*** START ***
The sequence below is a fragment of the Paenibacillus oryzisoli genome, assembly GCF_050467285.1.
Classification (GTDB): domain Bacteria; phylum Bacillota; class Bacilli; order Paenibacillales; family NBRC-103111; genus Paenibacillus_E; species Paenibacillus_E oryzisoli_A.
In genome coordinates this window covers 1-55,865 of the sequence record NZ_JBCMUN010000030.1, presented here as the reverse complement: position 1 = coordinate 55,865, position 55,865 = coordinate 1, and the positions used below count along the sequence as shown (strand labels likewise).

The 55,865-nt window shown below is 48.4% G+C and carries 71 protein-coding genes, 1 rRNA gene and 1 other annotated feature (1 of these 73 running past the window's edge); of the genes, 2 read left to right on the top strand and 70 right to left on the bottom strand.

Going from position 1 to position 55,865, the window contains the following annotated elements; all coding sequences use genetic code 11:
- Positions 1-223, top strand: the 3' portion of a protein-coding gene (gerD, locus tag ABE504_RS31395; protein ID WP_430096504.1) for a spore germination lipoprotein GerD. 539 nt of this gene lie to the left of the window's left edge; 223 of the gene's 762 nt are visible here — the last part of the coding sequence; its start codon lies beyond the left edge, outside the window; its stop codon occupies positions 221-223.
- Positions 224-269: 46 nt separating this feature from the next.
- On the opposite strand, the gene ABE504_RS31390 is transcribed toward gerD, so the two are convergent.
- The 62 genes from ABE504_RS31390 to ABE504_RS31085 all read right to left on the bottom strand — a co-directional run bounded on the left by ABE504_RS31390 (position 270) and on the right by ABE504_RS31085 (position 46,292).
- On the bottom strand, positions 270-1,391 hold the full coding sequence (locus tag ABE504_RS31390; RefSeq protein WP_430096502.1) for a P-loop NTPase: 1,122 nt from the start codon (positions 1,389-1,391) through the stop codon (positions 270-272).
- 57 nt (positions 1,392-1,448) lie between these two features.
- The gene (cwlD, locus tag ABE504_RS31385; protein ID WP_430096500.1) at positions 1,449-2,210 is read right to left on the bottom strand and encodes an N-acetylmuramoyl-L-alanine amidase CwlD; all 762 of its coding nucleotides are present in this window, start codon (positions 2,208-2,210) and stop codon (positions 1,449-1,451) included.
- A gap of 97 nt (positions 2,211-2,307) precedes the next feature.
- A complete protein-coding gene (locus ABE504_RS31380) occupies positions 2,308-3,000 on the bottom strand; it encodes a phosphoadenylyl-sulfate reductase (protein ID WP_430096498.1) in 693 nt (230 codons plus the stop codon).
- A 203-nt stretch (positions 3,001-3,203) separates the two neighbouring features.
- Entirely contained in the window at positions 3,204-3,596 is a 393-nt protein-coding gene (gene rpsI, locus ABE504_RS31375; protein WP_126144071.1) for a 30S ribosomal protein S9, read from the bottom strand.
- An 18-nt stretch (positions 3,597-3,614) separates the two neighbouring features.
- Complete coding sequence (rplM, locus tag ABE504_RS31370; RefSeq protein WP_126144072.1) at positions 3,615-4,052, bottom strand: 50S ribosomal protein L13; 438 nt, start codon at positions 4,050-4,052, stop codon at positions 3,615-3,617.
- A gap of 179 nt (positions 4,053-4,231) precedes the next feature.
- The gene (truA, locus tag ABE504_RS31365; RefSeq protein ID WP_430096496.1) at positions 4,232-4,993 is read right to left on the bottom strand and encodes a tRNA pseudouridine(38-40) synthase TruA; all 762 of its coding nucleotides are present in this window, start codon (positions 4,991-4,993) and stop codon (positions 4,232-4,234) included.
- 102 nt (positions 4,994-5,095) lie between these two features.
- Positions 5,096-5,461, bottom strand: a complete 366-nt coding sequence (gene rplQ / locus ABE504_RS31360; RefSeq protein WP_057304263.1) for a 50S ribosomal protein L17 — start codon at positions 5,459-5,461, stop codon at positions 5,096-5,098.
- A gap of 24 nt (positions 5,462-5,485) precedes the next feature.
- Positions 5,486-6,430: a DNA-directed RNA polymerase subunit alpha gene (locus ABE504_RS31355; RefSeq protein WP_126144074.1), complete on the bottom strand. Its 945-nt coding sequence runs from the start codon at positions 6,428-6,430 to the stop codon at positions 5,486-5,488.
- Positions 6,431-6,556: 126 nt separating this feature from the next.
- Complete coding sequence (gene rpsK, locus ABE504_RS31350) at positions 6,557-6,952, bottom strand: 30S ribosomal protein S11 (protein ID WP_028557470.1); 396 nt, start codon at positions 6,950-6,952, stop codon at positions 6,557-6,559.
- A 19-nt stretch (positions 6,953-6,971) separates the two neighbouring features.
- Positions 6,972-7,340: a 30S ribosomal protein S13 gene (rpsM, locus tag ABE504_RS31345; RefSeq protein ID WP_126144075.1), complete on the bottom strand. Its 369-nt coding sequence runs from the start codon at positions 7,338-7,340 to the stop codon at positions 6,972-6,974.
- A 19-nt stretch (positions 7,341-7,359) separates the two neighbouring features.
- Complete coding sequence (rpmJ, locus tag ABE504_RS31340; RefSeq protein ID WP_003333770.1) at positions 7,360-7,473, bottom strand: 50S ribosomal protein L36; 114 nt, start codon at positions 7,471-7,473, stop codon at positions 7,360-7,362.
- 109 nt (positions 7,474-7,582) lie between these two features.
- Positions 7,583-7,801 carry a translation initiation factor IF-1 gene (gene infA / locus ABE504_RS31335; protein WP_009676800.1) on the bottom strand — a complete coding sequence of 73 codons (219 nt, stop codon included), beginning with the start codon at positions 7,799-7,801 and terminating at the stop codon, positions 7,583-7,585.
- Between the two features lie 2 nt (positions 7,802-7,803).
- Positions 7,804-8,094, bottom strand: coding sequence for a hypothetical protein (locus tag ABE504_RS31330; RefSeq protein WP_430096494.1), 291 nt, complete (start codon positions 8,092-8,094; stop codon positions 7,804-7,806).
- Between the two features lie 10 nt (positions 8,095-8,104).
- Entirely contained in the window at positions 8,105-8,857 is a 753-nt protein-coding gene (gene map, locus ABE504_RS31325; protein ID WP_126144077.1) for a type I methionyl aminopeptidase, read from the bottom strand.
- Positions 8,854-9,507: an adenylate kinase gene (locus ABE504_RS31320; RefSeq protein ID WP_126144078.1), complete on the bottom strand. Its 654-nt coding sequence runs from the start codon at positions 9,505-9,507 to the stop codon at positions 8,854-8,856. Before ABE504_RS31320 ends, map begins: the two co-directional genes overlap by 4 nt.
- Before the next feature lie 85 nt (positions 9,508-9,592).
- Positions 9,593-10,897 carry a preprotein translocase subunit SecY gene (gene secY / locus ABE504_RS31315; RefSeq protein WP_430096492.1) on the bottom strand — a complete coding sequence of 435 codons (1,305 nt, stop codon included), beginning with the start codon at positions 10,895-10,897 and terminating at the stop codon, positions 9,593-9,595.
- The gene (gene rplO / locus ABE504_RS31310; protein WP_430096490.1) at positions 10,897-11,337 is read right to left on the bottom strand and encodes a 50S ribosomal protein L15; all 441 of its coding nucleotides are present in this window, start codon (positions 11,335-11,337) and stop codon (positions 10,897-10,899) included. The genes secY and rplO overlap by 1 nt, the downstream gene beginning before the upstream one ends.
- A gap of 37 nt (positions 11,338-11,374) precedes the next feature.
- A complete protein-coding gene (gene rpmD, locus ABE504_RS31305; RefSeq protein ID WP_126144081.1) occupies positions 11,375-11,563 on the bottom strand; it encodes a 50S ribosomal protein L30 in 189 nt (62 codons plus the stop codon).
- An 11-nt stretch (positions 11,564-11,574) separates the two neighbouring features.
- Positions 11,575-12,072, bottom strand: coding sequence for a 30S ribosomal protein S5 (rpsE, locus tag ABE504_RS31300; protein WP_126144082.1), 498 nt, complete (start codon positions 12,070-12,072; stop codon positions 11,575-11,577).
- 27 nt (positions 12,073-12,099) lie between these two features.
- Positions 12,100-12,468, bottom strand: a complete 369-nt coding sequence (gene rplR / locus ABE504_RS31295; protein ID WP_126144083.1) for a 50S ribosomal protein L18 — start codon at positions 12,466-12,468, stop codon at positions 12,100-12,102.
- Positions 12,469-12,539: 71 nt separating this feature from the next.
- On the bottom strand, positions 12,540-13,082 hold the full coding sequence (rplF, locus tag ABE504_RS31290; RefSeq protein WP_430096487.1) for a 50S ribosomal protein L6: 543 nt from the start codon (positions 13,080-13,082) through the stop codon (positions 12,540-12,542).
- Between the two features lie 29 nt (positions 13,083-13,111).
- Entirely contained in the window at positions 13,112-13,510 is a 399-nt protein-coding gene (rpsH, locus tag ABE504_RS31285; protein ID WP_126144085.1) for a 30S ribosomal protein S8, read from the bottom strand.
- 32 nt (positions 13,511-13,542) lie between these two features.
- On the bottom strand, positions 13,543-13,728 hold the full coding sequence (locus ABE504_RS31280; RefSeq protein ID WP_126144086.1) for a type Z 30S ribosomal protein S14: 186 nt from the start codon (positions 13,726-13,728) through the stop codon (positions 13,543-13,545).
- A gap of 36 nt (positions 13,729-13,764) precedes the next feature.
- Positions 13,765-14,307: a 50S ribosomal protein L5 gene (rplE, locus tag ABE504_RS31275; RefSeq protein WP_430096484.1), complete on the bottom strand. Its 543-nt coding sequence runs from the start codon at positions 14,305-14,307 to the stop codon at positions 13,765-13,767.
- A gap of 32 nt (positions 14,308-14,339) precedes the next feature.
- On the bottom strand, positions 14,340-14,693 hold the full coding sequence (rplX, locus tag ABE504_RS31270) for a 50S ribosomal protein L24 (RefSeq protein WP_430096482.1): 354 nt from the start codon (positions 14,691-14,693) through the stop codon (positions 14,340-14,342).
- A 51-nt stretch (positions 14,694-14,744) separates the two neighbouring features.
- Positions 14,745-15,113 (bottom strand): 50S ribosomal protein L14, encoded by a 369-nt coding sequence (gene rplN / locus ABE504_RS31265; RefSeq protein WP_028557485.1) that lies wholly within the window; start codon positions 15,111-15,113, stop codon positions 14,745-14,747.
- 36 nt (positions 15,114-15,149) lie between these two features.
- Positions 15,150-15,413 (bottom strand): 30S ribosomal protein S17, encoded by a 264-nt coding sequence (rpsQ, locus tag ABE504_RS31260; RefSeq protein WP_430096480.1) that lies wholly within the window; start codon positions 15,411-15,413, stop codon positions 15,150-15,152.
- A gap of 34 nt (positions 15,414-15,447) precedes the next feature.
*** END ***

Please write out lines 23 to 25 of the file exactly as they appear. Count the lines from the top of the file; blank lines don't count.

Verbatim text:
- A gap of 24 nt (positions 5,462-5,485) precedes the next feature.
- Positions 5,486-6,430: a DNA-directed RNA polymerase subunit alpha gene (locus ABE504_RS31355; RefSeq protein WP_126144074.1), complete on the bottom strand. Its 945-nt coding sequence runs from the start codon at positions 6,428-6,430 to the stop codon at positions 5,486-5,488.
- Positions 6,431-6,556: 126 nt separating this feature from the next.